A year ago this month, shortly Polygamer‘s launch, GamerGate erupted across the Internet. I was at a Boston Indies meetup, preparing to give a lightning talk, when a speaker presented five ways to support women in gaming. One method involved Depression Quest, of which I was already a fan.
— Ken Gagne (@gamebits) March 6, 2014
Based on my positive experience with the game, I retweeted the advice to police the game’s reviews, without understanding why it was in need of such.
2. Report Abuse: Flag abusive reviews for Depression Quest. http://t.co/lpAA2axzt0
— Ken Gagne (@gamebits) August 18, 2014
When I discovered the larger context of this advice, I pinged fellow podcasters: are you going to cover GamerGate? No, they said — we’re hoping it will blow over. But within a month, it was evident that GamerGate was not going away. A year later, there have been several pieces published reflecting on GamerGate, with some common themes and lessons.
First, Quinn spoke with her new home’s newspaper, The Seattle Times, about how women game developers fight sexism in industry. The article lists several positive accomplishments within the industry in response to (but not arising from) GamerGate, such as the diversification of Intel and DigiPen; the founding of Quinn’s own Crash Override anti-harassment network, for which she granted Polygamer an interview; and the software being developed by Kim Swift or published by BioWare. But the article ends unhappily:
And whatever message the Gamergaters intended to send about women in games, it’s not the one that necessarily registered.
While at DigiPen, I asked a group of young female students what lessons could be gleaned from Gamergate.
Without missing a beat, they said, “Be careful who you date.”
That may not be the message GamerGaters intend to send, but it’s not the lesson we want women to learn, either. The repercussions of Quinn and Eron Gjoni‘s relationship are inappropriately public and wildly disproportionate. Placing the responsibility for GamerGate’s existence on the decision to date Gjoni is blatant victim blaming. Gamers should be able to engage in intimate relationships without concern that your ex will incite an Internet hate mob against you.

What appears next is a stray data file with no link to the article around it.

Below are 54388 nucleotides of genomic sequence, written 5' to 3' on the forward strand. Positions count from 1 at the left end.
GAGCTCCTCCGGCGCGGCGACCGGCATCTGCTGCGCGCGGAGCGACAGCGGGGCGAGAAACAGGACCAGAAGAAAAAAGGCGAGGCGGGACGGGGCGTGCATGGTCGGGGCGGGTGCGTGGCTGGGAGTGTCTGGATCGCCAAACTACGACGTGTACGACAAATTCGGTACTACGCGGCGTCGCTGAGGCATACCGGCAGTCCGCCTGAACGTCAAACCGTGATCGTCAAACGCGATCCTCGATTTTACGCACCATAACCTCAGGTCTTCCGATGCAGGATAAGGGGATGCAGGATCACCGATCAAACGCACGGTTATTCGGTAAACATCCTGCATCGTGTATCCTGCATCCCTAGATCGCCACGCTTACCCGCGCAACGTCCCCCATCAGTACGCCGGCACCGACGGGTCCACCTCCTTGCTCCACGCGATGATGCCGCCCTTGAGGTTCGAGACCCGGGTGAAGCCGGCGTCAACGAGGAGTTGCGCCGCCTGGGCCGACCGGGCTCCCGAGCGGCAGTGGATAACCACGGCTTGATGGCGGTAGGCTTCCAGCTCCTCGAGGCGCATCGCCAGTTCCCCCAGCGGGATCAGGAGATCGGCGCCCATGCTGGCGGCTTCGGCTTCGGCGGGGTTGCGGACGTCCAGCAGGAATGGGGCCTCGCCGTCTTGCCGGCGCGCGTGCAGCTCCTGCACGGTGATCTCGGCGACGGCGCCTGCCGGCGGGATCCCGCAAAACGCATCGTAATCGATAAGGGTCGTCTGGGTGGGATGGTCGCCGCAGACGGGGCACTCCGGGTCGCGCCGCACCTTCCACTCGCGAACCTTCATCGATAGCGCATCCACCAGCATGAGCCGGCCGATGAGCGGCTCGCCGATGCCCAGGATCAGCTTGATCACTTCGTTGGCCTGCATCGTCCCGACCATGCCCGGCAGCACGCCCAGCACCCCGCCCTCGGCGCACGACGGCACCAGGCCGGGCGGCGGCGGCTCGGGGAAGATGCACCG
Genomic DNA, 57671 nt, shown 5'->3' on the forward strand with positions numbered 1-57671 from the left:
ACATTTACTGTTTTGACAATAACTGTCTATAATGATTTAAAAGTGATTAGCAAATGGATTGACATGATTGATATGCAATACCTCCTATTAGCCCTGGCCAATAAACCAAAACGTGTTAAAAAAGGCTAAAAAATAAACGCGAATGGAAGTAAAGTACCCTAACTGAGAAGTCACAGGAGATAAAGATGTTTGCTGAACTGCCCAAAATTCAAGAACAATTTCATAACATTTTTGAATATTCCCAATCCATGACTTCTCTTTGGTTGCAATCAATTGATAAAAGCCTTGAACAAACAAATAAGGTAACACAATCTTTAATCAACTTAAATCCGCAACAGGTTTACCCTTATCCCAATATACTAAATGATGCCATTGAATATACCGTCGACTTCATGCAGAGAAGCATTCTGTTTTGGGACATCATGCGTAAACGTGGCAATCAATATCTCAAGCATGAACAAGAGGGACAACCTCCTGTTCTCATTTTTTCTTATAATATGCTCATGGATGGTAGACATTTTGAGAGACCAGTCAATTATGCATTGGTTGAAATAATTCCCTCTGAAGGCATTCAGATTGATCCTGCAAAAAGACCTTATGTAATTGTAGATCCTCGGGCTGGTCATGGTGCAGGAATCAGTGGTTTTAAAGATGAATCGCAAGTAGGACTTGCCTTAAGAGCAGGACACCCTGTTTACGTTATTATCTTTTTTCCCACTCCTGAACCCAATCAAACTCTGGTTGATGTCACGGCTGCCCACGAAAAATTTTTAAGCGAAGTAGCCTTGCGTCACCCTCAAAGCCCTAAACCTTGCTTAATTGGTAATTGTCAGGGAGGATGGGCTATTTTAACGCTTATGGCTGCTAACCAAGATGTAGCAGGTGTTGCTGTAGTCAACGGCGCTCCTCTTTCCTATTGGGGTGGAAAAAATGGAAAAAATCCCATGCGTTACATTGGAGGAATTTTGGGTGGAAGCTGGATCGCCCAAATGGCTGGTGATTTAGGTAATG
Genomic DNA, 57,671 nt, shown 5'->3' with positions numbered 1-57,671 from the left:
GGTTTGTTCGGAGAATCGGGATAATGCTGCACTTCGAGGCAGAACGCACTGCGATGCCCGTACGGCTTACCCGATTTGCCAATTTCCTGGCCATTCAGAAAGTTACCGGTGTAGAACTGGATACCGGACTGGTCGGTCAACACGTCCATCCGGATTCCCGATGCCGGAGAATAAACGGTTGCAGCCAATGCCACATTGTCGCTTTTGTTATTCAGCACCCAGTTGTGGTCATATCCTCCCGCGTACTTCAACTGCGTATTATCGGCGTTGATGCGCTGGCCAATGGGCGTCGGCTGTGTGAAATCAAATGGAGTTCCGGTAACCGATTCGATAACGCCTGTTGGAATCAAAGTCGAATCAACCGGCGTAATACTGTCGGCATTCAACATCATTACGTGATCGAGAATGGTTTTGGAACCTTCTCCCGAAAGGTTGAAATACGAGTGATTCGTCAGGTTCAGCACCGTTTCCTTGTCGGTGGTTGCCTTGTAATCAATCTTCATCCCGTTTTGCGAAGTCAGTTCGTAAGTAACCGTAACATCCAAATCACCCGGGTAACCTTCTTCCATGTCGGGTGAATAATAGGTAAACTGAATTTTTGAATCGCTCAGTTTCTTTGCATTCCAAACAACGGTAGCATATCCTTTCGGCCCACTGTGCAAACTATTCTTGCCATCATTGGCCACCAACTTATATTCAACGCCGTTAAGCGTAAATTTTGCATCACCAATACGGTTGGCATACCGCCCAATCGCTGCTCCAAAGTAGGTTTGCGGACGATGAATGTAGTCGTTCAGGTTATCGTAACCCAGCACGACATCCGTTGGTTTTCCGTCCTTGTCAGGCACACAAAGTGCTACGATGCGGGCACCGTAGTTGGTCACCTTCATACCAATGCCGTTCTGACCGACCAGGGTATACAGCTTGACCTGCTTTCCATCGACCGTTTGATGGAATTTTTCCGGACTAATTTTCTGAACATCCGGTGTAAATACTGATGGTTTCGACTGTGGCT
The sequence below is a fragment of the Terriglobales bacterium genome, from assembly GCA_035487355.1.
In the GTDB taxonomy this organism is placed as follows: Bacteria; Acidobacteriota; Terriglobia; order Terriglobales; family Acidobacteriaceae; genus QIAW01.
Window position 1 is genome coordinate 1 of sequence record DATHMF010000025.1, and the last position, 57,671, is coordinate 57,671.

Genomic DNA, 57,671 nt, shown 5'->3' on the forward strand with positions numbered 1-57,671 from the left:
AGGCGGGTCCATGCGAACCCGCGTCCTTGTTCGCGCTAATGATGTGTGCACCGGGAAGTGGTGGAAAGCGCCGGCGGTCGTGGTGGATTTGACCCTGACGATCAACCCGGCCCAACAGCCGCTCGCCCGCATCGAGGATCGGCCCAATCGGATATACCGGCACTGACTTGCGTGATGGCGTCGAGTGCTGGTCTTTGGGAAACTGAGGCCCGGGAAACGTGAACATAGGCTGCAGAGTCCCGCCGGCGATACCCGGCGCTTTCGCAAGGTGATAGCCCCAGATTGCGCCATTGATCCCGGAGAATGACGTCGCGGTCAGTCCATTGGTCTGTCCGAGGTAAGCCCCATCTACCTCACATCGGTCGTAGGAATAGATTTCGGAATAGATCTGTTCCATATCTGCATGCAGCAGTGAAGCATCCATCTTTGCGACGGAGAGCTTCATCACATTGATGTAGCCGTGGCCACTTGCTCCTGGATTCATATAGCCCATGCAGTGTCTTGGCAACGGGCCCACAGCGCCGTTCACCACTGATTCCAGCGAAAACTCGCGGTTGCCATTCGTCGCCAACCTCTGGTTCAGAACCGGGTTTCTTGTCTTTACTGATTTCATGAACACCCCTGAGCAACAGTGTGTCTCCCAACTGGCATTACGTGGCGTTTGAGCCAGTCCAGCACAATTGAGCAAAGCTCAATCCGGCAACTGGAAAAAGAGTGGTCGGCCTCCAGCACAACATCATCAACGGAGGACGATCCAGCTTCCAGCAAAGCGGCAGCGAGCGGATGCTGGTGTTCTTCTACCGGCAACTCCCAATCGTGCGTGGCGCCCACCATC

As DigiPen’s students demonstrate, victim blaming is something anyone is capable of, as society has practically trained us to believe the victim should’ve avoided the situation entirely; it takes a conscious effort to avoid. When I wrote a guide to avoiding being doxxed, I asked my editor to review it with victim blaming in mind. Was I inadvertently suggesting that, if someone didn’t want to be doxxed, she shouldn’t let her information out there in the first place? That too is not the lesson we need to learn.
So what should we be learning from GamerGate? Brad Glasgow of GamePolitics went right to the source with that question, interviewing the residents of the Kotaku in Action subreddit. His report is a fascinating examination of how GamerGate perceives itself, its distrust of journalism, and its dual insistence that GamerGaters don’t engage in harassment, but that any harassment that does occur is justifiable, absolving themselves of any responsibility to address it:
Harassment is wrong. We condemn it regularly. So much that it’s become tiring. Unfortunately harassment happens to any celebrity with any amount of renown… The bigger your name, the more harassment you receive. They could have kept a lower profile and reduced their harassment, they chose not to… these ‘victims’ were actively soliciting their own abuse.
Shouldn’t a party devoted to ethics in games journalism offer a stronger condemnation of harassment, with none of the wriggling and victim blaming inherent in the above? No, because cognitive dissonance is inherent in GamerGate: Kotaku In Action describes itself as “a community that condemns willful censorship, exclusion, harassment, or abuse” while that same community engages in censorship of feminist speakers at SXSW. Apparently, the only censorship worth revolting against is that which silences GamerGaters. If GamerGate intends to teach us a lesson, its pedagogy needs some work.